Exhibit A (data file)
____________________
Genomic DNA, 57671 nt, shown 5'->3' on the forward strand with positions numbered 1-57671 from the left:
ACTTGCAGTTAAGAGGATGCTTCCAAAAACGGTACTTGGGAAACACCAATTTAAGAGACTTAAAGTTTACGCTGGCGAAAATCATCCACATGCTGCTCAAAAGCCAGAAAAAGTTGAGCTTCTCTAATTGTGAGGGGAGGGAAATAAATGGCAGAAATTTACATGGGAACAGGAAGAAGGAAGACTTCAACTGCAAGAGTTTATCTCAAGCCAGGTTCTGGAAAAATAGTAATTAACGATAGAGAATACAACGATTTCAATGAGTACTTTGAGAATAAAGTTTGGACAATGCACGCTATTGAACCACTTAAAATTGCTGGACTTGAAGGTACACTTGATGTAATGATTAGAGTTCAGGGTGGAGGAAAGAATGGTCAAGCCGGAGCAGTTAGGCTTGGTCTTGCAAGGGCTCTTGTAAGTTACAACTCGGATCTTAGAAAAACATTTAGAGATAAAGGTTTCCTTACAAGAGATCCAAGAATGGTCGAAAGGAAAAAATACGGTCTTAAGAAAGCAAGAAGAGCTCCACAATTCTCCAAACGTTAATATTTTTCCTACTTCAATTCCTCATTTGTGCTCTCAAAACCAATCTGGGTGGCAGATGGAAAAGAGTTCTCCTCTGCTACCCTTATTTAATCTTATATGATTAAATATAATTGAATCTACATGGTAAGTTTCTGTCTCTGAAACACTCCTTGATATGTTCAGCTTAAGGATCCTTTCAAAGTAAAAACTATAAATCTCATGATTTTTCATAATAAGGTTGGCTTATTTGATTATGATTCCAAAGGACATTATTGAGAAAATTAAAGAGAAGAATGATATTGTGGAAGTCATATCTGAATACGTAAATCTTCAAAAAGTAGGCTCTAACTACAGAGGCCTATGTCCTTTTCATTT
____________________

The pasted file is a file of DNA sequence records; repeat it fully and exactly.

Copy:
Genomic DNA, 57671 nt, shown 5'->3' on the forward strand with positions numbered 1-57671 from the left:
ACTTGCAGTTAAGAGGATGCTTCCAAAAACGGTACTTGGGAAACACCAATTTAAGAGACTTAAAGTTTACGCTGGCGAAAATCATCCACATGCTGCTCAAAAGCCAGAAAAAGTTGAGCTTCTCTAATTGTGAGGGGAGGGAAATAAATGGCAGAAATTTACATGGGAACAGGAAGAAGGAAGACTTCAACTGCAAGAGTTTATCTCAAGCCAGGTTCTGGAAAAATAGTAATTAACGATAGAGAATACAACGATTTCAATGAGTACTTTGAGAATAAAGTTTGGACAATGCACGCTATTGAACCACTTAAAATTGCTGGACTTGAAGGTACACTTGATGTAATGATTAGAGTTCAGGGTGGAGGAAAGAATGGTCAAGCCGGAGCAGTTAGGCTTGGTCTTGCAAGGGCTCTTGTAAGTTACAACTCGGATCTTAGAAAAACATTTAGAGATAAAGGTTTCCTTACAAGAGATCCAAGAATGGTCGAAAGGAAAAAATACGGTCTTAAGAAAGCAAGAAGAGCTCCACAATTCTCCAAACGTTAATATTTTTCCTACTTCAATTCCTCATTTGTGCTCTCAAAACCAATCTGGGTGGCAGATGGAAAAGAGTTCTCCTCTGCTACCCTTATTTAATCTTATATGATTAAATATAATTGAATCTACATGGTAAGTTTCTGTCTCTGAAACACTCCTTGATATGTTCAGCTTAAGGATCCTTTCAAAGTAAAAACTATAAATCTCATGATTTTTCATAATAAGGTTGGCTTATTTGATTATGATTCCAAAGGACATTATTGAGAAAATTAAAGAGAAGAATGATATTGTGGAAGTCATATCTGAATACGTAAATCTTCAAAAAGTAGGCTCTAACTACAGAGGCCTATGTCCTTTTCATTT